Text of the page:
Tuesday, January 23, 2007

Christian Culture of Deception and Intellectual Recklessness

Why does it appear to be the case that those who most closely identify themselves with the religious right – the people who say that morality requires God and we cannot trust the atheist to do the right thing – so strongly embraces a culture of dishonesty and intellectual recklessness?

Recent news contained two stories that illustrate the thesis that the religious right give their trust and friendship to those who practice deliberate deception and intellectual recklessness. They seem to have little idea what intellectual honestly looks like, at least when dealing with their own members.

The Obama/Clinton Story

Crooks and Liars carried a posting on the claim that Democratic candidate Barack Obama attended a Muslim Madrassa (a school that specializes in the teaching of Muslim hate and violence to young children) when his family lived in Indonesia. The story originated in Insight Magazine (owned by the same company that owns the Washington Times) and was then picked up and retransmitted by several branches of the News Corp media empire including Fox News and the New York Post. It further alleged that the Hillary Clinton campaign was behind the story, having uncovered a fact that Obama was trying to keep hidden.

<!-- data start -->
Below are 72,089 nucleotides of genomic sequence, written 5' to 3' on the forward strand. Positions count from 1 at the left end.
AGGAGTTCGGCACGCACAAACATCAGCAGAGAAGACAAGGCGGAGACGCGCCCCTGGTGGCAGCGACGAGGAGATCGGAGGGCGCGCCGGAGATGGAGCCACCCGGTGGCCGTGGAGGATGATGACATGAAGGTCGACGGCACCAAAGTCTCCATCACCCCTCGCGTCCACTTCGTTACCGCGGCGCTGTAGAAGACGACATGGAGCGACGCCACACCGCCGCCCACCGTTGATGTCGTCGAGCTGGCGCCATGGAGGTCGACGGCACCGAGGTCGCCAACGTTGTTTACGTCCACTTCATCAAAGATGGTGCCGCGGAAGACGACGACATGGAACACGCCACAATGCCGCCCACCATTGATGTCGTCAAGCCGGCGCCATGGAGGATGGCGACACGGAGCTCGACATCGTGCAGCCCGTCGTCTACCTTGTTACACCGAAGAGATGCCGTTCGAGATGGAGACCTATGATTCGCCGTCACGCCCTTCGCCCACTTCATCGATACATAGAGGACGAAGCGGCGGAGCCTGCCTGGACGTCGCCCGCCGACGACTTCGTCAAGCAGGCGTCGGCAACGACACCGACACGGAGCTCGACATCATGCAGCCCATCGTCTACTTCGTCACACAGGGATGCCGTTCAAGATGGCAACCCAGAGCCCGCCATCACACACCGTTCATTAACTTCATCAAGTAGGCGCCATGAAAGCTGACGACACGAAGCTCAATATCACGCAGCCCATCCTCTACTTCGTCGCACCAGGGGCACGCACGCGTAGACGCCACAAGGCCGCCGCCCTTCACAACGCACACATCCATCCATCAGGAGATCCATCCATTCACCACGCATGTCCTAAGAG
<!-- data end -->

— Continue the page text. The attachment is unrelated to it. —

They also posted CNN’s investigation of this story, finding it to be entirely unsupported. They visited the school that Barack visited, finding it to be little different from a conventional American school. Class pictures taken from the time Obama attended there showed teachers in casual western-style wear and no signs of any intense focus on the Muslim religion at all – let alone the most violent and hate-filled parts of that religion. Even though most of the students who attended were Muslim, the school gave Christian students an opportunity to spend some time studying their own religion while the Muslim children attended separate classes. Obama, at that time, studied with the Christian students.

The Stem Cell Report

The site, “Lord J-Bar For Democracy, Not Theocracy” carried a posting called “More Lies from the White House” on the Stem Cell debate.

Here, the White House Domestic Policy Council released a report arguing that embryonic stem cell research was unnecessary because everything that scientists expect to gain from embryonic stem cells can be gained using other techniques that do not destroy embryos. However, its claims are built on unrepeated scientific research that scarcely supports the broad claims the Domestic Policy Council claims and whose conclusions are largely rejected by the scientific community.